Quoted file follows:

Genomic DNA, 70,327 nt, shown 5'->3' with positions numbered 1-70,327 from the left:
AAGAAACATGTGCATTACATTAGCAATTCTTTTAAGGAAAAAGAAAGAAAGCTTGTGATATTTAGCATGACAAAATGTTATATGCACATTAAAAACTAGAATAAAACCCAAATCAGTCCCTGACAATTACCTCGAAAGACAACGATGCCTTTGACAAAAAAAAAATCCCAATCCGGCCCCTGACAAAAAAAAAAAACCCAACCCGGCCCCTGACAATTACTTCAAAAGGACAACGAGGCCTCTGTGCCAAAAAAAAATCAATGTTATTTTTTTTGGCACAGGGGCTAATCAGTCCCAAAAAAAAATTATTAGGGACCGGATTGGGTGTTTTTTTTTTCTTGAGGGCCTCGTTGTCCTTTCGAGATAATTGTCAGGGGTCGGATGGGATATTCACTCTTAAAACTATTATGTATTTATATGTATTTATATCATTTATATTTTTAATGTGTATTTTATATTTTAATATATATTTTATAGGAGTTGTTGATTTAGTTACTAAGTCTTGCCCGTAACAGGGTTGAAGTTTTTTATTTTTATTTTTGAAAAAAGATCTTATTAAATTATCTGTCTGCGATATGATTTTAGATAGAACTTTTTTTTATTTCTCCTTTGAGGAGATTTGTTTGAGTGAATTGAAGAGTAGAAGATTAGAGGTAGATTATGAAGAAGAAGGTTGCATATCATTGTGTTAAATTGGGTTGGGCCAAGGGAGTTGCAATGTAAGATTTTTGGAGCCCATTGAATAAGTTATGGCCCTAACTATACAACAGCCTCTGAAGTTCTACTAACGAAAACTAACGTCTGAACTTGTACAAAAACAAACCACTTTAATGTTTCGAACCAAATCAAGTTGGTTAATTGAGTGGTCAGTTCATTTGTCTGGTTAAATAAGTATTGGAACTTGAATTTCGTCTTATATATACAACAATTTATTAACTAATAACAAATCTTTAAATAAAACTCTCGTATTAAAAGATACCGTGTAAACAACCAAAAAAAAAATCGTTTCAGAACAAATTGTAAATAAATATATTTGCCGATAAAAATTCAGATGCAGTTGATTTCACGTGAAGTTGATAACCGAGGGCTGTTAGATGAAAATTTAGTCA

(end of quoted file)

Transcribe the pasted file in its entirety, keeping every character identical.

Genomic DNA, 70,327 nt, shown 5'->3' with positions numbered 1-70,327 from the left:
AAGAAACATGTGCATTACATTAGCAATTCTTTTAAGGAAAAAGAAAGAAAGCTTGTGATATTTAGCATGACAAAATGTTATATGCACATTAAAAACTAGAATAAAACCCAAATCAGTCCCTGACAATTACCTCGAAAGACAACGATGCCTTTGACAAAAAAAAAATCCCAATCCGGCCCCTGACAAAAAAAAAAAACCCAACCCGGCCCCTGACAATTACTTCAAAAGGACAACGAGGCCTCTGTGCCAAAAAAAAATCAATGTTATTTTTTTTGGCACAGGGGCTAATCAGTCCCAAAAAAAAATTATTAGGGACCGGATTGGGTGTTTTTTTTTTCTTGAGGGCCTCGTTGTCCTTTCGAGATAATTGTCAGGGGTCGGATGGGATATTCACTCTTAAAACTATTATGTATTTATATGTATTTATATCATTTATATTTTTAATGTGTATTTTATATTTTAATATATATTTTATAGGAGTTGTTGATTTAGTTACTAAGTCTTGCCCGTAACAGGGTTGAAGTTTTTTATTTTTATTTTTGAAAAAAGATCTTATTAAATTATCTGTCTGCGATATGATTTTAGATAGAACTTTTTTTTATTTCTCCTTTGAGGAGATTTGTTTGAGTGAATTGAAGAGTAGAAGATTAGAGGTAGATTATGAAGAAGAAGGTTGCATATCATTGTGTTAAATTGGGTTGGGCCAAGGGAGTTGCAATGTAAGATTTTTGGAGCCCATTGAATAAGTTATGGCCCTAACTATACAACAGCCTCTGAAGTTCTACTAACGAAAACTAACGTCTGAACTTGTACAAAAACAAACCACTTTAATGTTTCGAACCAAATCAAGTTGGTTAATTGAGTGGTCAGTTCATTTGTCTGGTTAAATAAGTATTGGAACTTGAATTTCGTCTTATATATACAACAATTTATTAACTAATAACAAATCTTTAAATAAAACTCTCGTATTAAAAGATACCGTGTAAACAACCAAAAAAAAAATCGTTTCAGAACAAATTGTAAATAAATATATTTGCCGATAAAAATTCAGATGCAGTTGATTTCACGTGAAGTTGATAACCGAGGGCTGTTAGATGAAAATTTAGTCA